But you have to understand the landscape enough to say I’m going to ignore, ignore, ignore this data because it doesn’t have enough value. And that’s what makes your approach to data smarter.
4. Don’t prioritize psychographics and demographics over intent
For a long time, marketers didn’t have enough data. So they said, “OK, we’re going to think about this as a funnel – and our job is just to shove people down the fricking funnel.”
The problem is none of us behaves in a way that follows the traditional funnel.
But at the same time, we need signals. For example, a marketer in the past might look at Amanda and think, “She is 22 years old, lives in the Midwest, and has a very nice home, so let’s sell her, blah, blah, blah.”
The reality is your demographics and psychographics reveal very little about what you’re thinking, what kind of person you are, what your values are, and all of those things. So you get idiotic and irrelevant advertising because all the marketers know about you is that you’re 22, live in the Midwest, and have a very nice home. And now, out of a hundred things they sent, maybe one would be relevant to you.
But marketers don’t have to do that anymore because we can discern intent through a consumer’s behavior. The simplest example is that you type a query into Bing about a new hybrid car. You’re expressing intent, and Bing will use that to deliver the right advertising to you.
Or, if someone follows certain brands on Facebook or writes about a certain thing, we can discern intent from that. That’s a much better way to deliver advertising or marketing to you, whether a paid ad or a piece of content.
5. Don’t fear AI in analytics
I talk a lot about data – what you should ignore and what you should pay attention to. The machine-learning solutions built into analytics tools now let you avoid hunting and pecking into the data to figure out what you should look for. You just get a report that shows things you should pay attention to.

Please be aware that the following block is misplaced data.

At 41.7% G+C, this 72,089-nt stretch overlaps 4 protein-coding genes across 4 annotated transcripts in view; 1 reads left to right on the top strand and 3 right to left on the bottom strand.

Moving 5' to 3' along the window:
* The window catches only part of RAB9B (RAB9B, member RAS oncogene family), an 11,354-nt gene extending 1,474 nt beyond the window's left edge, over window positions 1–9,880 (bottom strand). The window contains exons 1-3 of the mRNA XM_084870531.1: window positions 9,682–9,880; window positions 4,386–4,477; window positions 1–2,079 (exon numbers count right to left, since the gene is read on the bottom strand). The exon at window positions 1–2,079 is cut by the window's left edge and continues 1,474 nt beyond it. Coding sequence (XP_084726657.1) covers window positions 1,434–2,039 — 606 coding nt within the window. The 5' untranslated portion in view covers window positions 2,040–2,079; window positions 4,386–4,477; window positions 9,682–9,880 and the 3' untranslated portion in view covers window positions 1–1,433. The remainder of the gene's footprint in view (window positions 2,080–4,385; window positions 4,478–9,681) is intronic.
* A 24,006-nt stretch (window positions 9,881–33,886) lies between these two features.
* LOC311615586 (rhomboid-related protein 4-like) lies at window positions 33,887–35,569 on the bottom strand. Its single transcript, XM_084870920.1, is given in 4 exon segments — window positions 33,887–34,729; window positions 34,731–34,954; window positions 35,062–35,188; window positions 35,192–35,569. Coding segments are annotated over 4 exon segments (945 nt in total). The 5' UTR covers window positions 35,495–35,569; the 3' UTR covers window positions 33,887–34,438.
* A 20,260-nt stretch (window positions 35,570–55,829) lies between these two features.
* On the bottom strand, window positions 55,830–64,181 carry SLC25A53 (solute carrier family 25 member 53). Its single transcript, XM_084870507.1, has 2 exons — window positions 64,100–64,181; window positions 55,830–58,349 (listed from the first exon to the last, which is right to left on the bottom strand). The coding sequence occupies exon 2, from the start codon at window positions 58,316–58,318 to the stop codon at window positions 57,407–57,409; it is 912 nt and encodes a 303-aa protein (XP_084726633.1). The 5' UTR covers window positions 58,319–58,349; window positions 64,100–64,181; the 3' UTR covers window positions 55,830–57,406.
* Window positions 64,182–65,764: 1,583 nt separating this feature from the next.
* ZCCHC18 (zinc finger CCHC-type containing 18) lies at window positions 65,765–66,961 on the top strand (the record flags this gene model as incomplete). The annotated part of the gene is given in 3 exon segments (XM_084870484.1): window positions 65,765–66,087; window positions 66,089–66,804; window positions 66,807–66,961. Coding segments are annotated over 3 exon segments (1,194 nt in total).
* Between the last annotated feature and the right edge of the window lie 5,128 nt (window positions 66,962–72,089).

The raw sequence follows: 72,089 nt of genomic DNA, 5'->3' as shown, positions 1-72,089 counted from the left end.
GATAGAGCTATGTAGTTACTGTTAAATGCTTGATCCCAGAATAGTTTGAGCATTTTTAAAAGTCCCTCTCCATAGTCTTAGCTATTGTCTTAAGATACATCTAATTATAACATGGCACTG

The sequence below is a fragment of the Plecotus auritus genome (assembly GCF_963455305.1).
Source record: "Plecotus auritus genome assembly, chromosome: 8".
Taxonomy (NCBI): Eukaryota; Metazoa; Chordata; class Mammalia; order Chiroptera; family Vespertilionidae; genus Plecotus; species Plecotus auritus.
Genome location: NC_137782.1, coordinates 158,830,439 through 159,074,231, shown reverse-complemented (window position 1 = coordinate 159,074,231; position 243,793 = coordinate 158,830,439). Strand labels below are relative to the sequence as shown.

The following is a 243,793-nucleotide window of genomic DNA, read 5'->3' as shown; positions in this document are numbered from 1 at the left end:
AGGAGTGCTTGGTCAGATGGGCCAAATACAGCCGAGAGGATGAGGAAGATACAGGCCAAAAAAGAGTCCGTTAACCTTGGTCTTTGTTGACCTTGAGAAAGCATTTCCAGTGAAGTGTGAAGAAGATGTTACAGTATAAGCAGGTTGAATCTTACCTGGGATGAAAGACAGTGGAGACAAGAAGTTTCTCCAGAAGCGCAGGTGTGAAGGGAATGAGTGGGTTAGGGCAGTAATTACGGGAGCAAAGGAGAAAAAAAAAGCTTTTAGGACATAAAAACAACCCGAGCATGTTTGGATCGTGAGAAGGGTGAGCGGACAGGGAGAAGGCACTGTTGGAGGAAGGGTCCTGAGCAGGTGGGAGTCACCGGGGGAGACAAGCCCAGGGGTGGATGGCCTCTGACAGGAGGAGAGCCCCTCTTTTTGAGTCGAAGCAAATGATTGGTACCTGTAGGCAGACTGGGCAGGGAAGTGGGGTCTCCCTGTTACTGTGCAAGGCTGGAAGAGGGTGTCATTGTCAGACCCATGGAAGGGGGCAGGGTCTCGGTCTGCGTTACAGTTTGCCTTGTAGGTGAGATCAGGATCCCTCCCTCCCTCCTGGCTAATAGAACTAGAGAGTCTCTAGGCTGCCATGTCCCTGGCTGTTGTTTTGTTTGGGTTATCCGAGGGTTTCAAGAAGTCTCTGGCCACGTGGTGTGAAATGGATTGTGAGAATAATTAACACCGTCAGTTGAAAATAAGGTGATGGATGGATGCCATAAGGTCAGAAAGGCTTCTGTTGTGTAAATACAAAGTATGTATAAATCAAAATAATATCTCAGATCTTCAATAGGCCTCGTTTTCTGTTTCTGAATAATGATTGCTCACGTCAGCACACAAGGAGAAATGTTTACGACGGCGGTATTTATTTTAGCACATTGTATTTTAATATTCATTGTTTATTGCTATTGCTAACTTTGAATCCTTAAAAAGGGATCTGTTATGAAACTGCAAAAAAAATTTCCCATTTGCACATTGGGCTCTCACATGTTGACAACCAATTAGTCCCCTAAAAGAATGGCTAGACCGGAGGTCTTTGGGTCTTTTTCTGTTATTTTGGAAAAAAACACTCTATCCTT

If you log into tools like Google Analytics, for example, or many other analytics tools on the market, there’s usually a report called “intelligence” that gives you this insight faster. You don’t have to pour through data to figure out what’s important. It finds hidden things inside your data and surfaces them.
Another example is intent. It’s hard to figure out how to infer someone’s intent in a sea of data. And algorithms are so fantastic at analyzing data at scale automatically to help you find the known unknowns and the unknown unknowns.
So every paid ad or piece of content someone sees might be relevant to them. AI solutions now help us figure out how to do one-to-one marketing in a way that was unfathomable a few years ago.
I’m very excited about AI’s potential to help companies balance brand and performance advertising. How much money should we allocate to things that drive revenue right now versus brand (development)? And how do we measure brand with more than touchy-feely metrics like unaided awareness, consideration, intent, or (please don’t use this KPI) brand love?
The most bleeding edge use of machine learning right now is to figure out how to understand the impact of brand advertising. How do all the emails, television commercials, stories in catalogs, and so on work together to identify marketing’s incrementality?
For our clients, we can go to the CFO and say marketing drove 32% of all sales incrementally, meaning if you hadn’t given the team the budget to do their marketing, (the brand) would not have gotten these sales. I call this the God KPI for the CFO.
I’m using machine learning to identify marketing’s incrementality and then say, “This is the long-term impact of email marketing that has nothing to do with sales. Or this is the long-term impact of content marketing.”
At the moment, it’s tough to justify content marketing over the long term. But by using machine learning, you can. Machine learning is making us smarter about being able to find the data and insights we can activate and to do incredible imaginative marketing that wasn’t possible in the past.
And we may be able to go to the CFO and say, “Here’s the God metric. Now gimme another $20 million.”
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Cover image by Joseph Kalinowski/Content Marketing Institute